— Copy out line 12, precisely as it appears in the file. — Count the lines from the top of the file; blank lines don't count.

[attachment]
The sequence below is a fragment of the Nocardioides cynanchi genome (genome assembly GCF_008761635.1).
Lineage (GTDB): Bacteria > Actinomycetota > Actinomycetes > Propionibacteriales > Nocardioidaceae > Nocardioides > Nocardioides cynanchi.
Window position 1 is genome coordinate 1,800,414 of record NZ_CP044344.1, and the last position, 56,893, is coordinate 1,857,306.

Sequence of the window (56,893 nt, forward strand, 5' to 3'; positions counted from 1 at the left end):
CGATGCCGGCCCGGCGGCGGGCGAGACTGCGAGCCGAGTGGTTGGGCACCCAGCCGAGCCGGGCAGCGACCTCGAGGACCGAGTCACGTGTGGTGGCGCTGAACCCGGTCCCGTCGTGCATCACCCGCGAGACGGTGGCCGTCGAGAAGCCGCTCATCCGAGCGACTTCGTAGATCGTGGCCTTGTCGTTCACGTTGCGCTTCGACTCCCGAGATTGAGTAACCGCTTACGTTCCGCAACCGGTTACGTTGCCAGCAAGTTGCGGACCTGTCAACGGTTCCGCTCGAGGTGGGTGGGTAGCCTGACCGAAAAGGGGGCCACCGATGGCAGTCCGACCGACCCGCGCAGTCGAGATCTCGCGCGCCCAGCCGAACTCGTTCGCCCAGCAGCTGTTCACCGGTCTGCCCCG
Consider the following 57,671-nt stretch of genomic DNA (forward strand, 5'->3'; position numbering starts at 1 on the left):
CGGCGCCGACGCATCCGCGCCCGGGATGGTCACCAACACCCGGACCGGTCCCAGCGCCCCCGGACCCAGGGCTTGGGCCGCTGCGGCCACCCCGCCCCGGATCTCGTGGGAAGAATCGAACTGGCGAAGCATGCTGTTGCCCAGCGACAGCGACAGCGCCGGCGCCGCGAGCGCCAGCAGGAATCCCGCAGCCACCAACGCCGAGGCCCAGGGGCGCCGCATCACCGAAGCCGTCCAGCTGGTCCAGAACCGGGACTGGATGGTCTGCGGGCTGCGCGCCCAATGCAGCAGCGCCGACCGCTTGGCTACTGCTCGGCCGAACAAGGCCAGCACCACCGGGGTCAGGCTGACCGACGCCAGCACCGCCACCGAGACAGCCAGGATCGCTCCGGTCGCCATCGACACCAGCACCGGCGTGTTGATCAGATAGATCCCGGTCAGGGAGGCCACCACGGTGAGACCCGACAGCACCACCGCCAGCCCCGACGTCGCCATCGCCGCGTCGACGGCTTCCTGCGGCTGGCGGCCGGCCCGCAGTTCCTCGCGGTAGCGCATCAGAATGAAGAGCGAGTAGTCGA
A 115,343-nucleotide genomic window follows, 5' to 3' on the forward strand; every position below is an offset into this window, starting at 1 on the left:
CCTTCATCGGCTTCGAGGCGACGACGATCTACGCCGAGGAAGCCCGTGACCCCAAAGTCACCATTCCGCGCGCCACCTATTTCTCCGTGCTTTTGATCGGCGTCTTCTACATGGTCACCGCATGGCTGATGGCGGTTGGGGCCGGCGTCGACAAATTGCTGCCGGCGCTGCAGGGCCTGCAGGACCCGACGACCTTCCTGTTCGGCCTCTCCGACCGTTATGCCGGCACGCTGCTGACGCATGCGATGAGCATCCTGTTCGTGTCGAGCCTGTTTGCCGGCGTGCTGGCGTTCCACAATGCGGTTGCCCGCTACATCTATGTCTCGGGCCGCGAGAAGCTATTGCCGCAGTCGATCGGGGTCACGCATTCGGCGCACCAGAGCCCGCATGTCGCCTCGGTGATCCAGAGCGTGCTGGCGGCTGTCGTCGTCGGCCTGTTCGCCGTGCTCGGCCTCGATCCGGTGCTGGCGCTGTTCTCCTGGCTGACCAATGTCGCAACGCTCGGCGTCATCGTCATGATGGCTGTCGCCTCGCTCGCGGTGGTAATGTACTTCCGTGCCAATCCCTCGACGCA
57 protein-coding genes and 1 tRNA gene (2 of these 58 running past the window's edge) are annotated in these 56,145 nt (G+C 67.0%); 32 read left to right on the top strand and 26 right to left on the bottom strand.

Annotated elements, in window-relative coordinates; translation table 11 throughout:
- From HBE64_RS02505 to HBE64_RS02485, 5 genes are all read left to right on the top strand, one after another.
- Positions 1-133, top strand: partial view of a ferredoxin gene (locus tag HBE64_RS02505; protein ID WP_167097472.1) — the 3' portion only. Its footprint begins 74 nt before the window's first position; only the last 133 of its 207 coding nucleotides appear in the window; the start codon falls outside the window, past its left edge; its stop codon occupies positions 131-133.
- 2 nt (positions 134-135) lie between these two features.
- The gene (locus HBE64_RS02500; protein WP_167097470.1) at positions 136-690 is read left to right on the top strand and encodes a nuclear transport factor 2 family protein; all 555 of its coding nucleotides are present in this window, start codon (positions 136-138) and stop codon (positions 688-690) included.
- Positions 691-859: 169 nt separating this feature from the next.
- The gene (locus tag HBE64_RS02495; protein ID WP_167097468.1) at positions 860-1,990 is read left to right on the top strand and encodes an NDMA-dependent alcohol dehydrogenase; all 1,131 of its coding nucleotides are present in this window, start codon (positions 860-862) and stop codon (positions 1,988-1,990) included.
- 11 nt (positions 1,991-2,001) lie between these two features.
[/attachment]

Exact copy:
- From HBE64_RS02505 to HBE64_RS02485, 5 genes are all read left to right on the top strand, one after another.